“Hey how about this, if you can make it into a university in Singapore, I’ll treat you to a meal. Whatever you want, wherever you want.”
After sending this message, I took a look at the calendar on the table next to my bed.
“Not that I’ll last till then…” I thought.
I was born with a fragile body. One that could fall sick simply with a snap of the fingers. Thus, I spent most of my time undergoing treatment in the hospital, sometimes even staying there for weeks. I would just sit on the ward bed and browse the net for various story prompts to attempt. After I’m done, I would upload the stories I wrote onto the net for everyone to see. I liked the nice feeling I get when people comment positive things on those stories, saying I should keep going as I had talent. I would always link my email to these stories so people could message me about story ideas and ways to improve my writing, as writing was the only thing I could do besides studying.
One day, I saw a message in my inbox titled “Be Friends”. It was the first time I had received such a message, so I was a little excited. I asked for the person’s number and then we started texting each other. After texting for a while, I realised that the person who I was talking to was a girl, the same age as me, and that I have taken a liking to her outgoing personality, which was a direct opposite of my introverted personality. I kept talking to her, and I would even stay up late just to wait for a text message. Talking to her was like a drug, addictive yet soothing. We sent pictures of ourselves to each other, we talked to each other about anything and everything, from future ambitions to things that happened at school today. We even exchanged addresses, despite the fact that we are in different countries. However, I kept my condition a secret, as I did not want to ruin her image of me.
She opened up to me, saying that she might get addicted to talking to me and that she was scared of us getting bored of each other and no longer be willing to talk anymore. This made me both happy and sad, as I realised how great it felt to be appreciated in this world, but given my condition, I could disappear from her side anytime without warning, and I did not want that to happen. I want to keep talking to her. I want to become a shoulder for her to lean on whenever she felt sad or angry or whatever. I want to be by her side.
We started voice-calling each other, talking about life while enjoying each other’s presence. I really loved those late-night conversations we had, as I have gotten a little too used to listening to her voice just before going to bed. I repeatedly told her that I enjoyed talking to her, as I simply couldn’t emphasize this enough. Slowly, I had lost myself in this web of lies I have weaved as I just could not bear to tell her about my condition.
One day, while I was talking to her, I overheard a few nurses talking about my condition, which was getting more serious. They said I had around 4 more months to live. I was really shocked, 4 months could pass by in the blink of an eye. However, I worried about her more. How would she react if I told her this? How would she feel if I suddenly left without saying anything? Would she feel sad for me?
Later that night, she told me about her future, that she wanted to aim for a university in my country, Singapore, but was scared that she might not make it. I know I shouldn’t have done this, but I promised her that I would treat her to a meal if she actually made it in. It was wrong of me to do this in spite of my worsening condition. It has gotten so serious now that I couldn’t even go to school and had to stay bedridden in my ward everyday. Since the promise, I wasn’t able to sleep well, as I kept thinking about my actions.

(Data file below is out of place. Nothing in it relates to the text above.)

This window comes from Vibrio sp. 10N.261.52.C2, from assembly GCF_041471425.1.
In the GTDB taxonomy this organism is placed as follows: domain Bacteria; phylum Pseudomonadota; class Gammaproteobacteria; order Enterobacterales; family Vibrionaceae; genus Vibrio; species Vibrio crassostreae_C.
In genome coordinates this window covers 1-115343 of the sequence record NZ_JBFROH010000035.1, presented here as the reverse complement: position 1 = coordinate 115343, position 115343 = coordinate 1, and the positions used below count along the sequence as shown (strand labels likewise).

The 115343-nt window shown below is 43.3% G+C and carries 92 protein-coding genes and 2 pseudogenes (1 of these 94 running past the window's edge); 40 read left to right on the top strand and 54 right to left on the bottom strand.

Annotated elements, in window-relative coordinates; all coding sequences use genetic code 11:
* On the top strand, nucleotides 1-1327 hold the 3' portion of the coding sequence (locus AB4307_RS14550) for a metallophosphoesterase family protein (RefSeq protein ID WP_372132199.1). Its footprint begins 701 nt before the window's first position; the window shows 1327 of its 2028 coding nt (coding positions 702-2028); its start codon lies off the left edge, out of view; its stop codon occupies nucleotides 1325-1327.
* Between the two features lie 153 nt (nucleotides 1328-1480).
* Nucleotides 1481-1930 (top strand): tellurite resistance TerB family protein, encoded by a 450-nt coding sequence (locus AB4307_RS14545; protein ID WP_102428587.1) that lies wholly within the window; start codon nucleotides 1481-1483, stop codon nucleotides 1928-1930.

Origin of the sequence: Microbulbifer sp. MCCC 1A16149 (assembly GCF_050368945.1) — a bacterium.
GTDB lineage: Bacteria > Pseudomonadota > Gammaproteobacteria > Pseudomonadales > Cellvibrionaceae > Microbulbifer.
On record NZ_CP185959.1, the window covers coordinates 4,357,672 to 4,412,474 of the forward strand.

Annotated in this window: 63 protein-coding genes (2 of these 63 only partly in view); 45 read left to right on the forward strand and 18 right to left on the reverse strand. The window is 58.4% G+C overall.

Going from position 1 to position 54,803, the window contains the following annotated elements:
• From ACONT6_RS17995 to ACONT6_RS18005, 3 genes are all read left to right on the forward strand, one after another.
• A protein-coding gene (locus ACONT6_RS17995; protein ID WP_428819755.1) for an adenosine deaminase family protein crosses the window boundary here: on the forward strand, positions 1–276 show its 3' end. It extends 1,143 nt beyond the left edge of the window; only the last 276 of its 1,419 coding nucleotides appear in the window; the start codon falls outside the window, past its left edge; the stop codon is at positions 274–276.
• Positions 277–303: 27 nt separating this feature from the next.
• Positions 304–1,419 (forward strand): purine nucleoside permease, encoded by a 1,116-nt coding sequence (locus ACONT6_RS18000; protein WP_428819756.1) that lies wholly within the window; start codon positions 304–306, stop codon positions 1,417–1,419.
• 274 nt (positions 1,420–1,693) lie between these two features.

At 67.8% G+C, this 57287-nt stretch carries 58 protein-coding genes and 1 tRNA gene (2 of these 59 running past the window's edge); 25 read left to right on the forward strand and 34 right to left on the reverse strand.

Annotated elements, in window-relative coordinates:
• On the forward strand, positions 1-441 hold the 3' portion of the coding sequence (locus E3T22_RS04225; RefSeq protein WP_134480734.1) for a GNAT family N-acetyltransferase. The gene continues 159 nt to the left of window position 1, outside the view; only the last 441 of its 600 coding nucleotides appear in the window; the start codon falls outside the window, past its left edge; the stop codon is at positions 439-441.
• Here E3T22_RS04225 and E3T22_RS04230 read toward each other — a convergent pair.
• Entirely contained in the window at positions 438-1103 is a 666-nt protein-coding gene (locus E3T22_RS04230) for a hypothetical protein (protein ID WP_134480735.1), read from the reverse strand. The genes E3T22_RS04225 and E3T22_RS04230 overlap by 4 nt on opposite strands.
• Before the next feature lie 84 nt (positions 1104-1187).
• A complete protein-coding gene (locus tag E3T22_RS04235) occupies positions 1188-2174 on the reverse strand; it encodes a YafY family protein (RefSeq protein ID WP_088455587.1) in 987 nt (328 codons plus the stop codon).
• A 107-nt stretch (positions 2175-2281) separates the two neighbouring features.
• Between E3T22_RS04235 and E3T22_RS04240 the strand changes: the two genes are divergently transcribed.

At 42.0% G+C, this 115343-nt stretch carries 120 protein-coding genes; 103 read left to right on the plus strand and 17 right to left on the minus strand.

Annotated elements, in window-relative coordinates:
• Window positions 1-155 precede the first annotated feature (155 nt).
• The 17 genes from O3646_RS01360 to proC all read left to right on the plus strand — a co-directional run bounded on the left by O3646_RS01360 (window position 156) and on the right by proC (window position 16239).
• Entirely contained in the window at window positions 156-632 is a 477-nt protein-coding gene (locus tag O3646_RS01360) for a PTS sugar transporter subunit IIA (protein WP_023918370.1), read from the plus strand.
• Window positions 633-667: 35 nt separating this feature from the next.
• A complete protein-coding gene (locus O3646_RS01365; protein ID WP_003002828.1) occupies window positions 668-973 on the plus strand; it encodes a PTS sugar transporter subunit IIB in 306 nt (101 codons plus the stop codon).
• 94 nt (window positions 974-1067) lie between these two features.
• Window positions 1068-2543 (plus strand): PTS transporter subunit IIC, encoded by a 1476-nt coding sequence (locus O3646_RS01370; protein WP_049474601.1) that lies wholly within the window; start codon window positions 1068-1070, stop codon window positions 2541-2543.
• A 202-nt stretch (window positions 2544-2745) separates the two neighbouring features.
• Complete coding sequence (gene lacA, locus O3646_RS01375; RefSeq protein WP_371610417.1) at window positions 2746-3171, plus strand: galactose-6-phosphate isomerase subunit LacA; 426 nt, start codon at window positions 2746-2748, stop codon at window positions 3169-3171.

A few days later, the doctor came into my ward and informed me that there is a chance of me being cured. I had to undergo an operation, which, despite the low success rate of 40%, could also have a 60% chance to cause memory loss. I agreed to it on the spot, only telling my parents about it afterwards. Now, I only need to tell her.
“Hey, you there? We need to talk.”
Instantly, she gave me a call.
I told her everything. Everything about my fragile body, my illness, and finally about the operation. I could hear her sobbing at the other end, but I decided not to ask. Then, I asked her what she would do if I had lost my memories.”
“I would make you fall in love with me, the same way I did with you. I will come to Singapore for my university studies, I will find you, I will love you. You name it, I’ll do it.”
“Yes,” I said, with tears welling up in my eyes.
A few months later, I heard the doorbell ring. Opening the door, a seemingly-familiar face greeted me, with the letter of acceptance for a Singaporean university in her hands.
“Who are you?”
Without saying a word, she stepped up to give me a kiss on my lips. Shocked, I stumbled backwards, still confused by whatever had just happened. However, I could feel a tiny fragment of my memory returning back to me. I invited her into the house, and asked for answers, if she was the one I had been talking to, the person who found me on the internet, if she was the person who I had a long chat history with, the chat I spent nights reading through in hopes of remembering something, and if she was the person whom I had promised a meal if she managed to study at a Singaporean university. After answering all my questions, she knelt down in front of me, and with a bouquet of flowers in her hand, she said,
“I have promised your past self many things, that I will make it to a Singaporean university, that I will find you after your operation, and that I will make you fall in love with me like how you made me fall in love with you. Would you allow me to fulfil the last promise with you?
Author Notes: I wrote this story for my friend, and I thought I might as well post this here.